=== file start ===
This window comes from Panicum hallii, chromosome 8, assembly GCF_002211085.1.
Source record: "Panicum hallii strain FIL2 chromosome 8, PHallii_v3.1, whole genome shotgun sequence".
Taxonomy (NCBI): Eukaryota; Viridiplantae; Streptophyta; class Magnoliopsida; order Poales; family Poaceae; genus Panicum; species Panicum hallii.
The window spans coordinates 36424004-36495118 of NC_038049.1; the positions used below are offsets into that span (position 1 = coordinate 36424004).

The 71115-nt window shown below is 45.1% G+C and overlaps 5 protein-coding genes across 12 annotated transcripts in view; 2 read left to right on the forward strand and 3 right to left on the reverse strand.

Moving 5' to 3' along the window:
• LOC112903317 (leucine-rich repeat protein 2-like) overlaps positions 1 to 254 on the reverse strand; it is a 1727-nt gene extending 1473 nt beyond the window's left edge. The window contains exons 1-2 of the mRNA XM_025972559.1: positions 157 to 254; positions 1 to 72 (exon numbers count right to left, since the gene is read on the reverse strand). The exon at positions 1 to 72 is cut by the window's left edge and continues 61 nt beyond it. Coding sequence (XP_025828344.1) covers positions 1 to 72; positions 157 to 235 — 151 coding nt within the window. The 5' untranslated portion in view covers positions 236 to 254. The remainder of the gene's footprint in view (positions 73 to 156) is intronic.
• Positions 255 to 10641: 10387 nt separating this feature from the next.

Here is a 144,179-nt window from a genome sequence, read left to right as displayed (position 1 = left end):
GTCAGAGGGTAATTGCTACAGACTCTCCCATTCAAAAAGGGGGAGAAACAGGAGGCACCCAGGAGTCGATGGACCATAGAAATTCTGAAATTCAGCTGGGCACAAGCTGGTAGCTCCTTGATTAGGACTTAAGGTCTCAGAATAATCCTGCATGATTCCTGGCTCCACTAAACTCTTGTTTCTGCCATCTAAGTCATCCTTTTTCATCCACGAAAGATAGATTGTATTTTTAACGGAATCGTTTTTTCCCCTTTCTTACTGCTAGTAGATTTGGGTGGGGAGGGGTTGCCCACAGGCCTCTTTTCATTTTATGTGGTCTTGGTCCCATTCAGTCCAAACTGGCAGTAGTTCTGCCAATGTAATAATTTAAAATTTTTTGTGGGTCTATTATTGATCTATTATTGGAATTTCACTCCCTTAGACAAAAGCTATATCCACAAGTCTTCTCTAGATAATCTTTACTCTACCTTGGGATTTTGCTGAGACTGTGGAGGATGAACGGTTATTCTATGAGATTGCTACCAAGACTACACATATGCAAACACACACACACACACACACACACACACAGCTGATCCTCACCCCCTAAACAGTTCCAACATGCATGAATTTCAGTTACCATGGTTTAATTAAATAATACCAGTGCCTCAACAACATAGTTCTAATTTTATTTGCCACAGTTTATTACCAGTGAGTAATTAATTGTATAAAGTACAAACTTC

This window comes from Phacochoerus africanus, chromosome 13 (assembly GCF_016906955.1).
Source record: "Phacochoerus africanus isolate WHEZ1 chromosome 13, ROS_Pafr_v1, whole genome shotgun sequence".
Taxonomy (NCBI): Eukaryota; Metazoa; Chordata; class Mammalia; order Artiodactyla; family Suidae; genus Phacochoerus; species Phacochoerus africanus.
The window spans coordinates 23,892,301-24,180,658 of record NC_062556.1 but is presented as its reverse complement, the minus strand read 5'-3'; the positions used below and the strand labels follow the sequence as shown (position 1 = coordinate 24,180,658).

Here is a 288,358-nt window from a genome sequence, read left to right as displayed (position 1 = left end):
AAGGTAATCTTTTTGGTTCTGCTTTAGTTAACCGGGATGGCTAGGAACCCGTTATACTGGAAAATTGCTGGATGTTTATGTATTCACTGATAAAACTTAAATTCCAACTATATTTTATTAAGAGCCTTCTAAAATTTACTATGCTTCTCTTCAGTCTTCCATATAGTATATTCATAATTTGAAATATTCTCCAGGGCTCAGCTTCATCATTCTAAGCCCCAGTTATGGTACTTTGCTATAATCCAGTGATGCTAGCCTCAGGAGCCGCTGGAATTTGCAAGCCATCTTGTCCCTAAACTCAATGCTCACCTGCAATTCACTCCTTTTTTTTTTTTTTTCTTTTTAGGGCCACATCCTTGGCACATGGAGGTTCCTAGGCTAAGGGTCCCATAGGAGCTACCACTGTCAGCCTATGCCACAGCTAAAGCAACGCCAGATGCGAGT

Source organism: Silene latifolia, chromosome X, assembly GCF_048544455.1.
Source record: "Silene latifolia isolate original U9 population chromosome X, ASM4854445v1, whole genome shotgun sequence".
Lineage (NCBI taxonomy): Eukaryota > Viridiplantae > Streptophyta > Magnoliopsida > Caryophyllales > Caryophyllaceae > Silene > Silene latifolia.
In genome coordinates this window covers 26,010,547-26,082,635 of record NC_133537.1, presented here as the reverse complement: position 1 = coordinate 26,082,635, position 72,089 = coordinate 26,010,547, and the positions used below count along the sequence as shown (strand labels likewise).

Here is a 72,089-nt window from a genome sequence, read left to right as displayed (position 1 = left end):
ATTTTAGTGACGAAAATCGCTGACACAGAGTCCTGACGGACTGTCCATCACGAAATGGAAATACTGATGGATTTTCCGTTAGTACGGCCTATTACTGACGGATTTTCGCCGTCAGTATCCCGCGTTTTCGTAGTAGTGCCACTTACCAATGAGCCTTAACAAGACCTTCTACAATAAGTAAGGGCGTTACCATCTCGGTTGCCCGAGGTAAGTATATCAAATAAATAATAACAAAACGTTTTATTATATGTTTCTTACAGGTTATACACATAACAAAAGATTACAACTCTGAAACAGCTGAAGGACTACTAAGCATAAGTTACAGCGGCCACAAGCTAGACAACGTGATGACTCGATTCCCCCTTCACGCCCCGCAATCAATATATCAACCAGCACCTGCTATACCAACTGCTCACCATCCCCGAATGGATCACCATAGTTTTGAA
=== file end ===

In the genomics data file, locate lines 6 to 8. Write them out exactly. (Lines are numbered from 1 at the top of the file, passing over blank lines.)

Moving 5' to 3' along the window:
• LOC112903317 (leucine-rich repeat protein 2-like) overlaps positions 1 to 254 on the reverse strand; it is a 1727-nt gene extending 1473 nt beyond the window's left edge. The window contains exons 1-2 of the mRNA XM_025972559.1: positions 157 to 254; positions 1 to 72 (exon numbers count right to left, since the gene is read on the reverse strand). The exon at positions 1 to 72 is cut by the window's left edge and continues 61 nt beyond it. Coding sequence (XP_025828344.1) covers positions 1 to 72; positions 157 to 235 — 151 coding nt within the window. The 5' untranslated portion in view covers positions 236 to 254. The remainder of the gene's footprint in view (positions 73 to 156) is intronic.
• Positions 255 to 10641: 10387 nt separating this feature from the next.